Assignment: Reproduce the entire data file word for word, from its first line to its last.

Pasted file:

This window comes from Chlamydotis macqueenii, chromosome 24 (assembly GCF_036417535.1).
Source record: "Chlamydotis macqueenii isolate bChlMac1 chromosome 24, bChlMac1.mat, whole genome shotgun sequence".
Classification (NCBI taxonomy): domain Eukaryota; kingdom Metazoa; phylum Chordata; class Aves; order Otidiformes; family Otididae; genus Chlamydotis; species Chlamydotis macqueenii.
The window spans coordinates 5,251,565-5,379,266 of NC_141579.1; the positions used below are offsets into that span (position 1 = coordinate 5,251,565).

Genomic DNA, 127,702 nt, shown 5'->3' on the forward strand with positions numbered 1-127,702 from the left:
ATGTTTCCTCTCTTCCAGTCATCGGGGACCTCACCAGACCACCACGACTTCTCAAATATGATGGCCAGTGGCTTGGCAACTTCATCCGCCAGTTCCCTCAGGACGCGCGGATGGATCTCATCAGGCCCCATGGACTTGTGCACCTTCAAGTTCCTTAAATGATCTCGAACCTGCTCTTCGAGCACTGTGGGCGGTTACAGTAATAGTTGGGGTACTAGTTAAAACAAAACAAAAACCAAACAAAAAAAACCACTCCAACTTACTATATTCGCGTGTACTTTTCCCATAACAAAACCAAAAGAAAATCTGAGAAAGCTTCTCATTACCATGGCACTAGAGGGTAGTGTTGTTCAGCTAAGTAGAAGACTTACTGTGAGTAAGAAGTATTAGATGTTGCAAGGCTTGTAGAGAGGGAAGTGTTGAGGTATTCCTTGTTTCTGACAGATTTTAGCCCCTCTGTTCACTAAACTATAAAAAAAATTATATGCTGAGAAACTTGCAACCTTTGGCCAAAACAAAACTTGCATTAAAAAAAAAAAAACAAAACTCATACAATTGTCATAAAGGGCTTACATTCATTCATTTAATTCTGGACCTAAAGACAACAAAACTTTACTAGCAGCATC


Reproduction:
This window comes from Chlamydotis macqueenii, chromosome 24 (assembly GCF_036417535.1).
Source record: "Chlamydotis macqueenii isolate bChlMac1 chromosome 24, bChlMac1.mat, whole genome shotgun sequence".
Classification (NCBI taxonomy): domain Eukaryota; kingdom Metazoa; phylum Chordata; class Aves; order Otidiformes; family Otididae; genus Chlamydotis; species Chlamydotis macqueenii.
The window spans coordinates 5,251,565-5,379,266 of NC_141579.1; the positions used below are offsets into that span (position 1 = coordinate 5,251,565).

Genomic DNA, 127,702 nt, shown 5'->3' on the forward strand with positions numbered 1-127,702 from the left:
ATGTTTCCTCTCTTCCAGTCATCGGGGACCTCACCAGACCACCACGACTTCTCAAATATGATGGCCAGTGGCTTGGCAACTTCATCCGCCAGTTCCCTCAGGACGCGCGGATGGATCTCATCAGGCCCCATGGACTTGTGCACCTTCAAGTTCCTTAAATGATCTCGAACCTGCTCTTCGAGCACTGTGGGCGGTTACAGTAATAGTTGGGGTACTAGTTAAAACAAAACAAAAACCAAACAAAAAAAACCACTCCAACTTACTATATTCGCGTGTACTTTTCCCATAACAAAACCAAAAGAAAATCTGAGAAAGCTTCTCATTACCATGGCACTAGAGGGTAGTGTTGTTCAGCTAAGTAGAAGACTTACTGTGAGTAAGAAGTATTAGATGTTGCAAGGCTTGTAGAGAGGGAAGTGTTGAGGTATTCCTTGTTTCTGACAGATTTTAGCCCCTCTGTTCACTAAACTATAAAAAAAATTATATGCTGAGAAACTTGCAACCTTTGGCCAAAACAAAACTTGCATTAAAAAAAAAAAAACAAAACTCATACAATTGTCATAAAGGGCTTACATTCATTCATTTAATTCTGGACCTAAAGACAACAAAACTTTACTAGCAGCATC